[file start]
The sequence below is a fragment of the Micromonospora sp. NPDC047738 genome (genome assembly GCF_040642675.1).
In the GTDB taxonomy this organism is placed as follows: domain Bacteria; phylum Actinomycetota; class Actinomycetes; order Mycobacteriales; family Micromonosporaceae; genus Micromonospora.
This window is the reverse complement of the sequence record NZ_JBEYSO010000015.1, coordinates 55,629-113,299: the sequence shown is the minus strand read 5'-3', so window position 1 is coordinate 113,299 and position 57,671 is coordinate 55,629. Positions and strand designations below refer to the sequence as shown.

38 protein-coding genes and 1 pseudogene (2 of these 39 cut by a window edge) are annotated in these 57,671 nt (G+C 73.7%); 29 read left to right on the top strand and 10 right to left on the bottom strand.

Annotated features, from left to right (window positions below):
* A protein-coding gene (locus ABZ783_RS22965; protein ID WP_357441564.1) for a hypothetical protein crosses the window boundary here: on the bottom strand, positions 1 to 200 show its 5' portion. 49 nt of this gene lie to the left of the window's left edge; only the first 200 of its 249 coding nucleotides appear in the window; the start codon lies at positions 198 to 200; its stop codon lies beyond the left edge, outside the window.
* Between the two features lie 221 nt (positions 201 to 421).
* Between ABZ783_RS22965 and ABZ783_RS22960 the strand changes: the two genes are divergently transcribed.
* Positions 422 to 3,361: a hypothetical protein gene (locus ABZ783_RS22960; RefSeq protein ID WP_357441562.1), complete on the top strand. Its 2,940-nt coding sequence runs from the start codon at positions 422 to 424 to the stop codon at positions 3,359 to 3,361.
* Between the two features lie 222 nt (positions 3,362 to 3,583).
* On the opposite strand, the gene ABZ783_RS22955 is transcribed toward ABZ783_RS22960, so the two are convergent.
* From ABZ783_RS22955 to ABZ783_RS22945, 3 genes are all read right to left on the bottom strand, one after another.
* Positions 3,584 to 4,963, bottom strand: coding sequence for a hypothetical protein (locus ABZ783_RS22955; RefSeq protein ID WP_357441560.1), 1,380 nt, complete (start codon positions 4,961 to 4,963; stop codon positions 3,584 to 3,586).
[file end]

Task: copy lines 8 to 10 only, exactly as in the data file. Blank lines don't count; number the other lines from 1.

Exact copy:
* Between ABZ783_RS22965 and ABZ783_RS22960 the strand changes: the two genes are divergently transcribed.
* Positions 422 to 3,361: a hypothetical protein gene (locus ABZ783_RS22960; RefSeq protein ID WP_357441562.1), complete on the top strand. Its 2,940-nt coding sequence runs from the start codon at positions 422 to 424 to the stop codon at positions 3,359 to 3,361.
* Between the two features lie 222 nt (positions 3,362 to 3,583).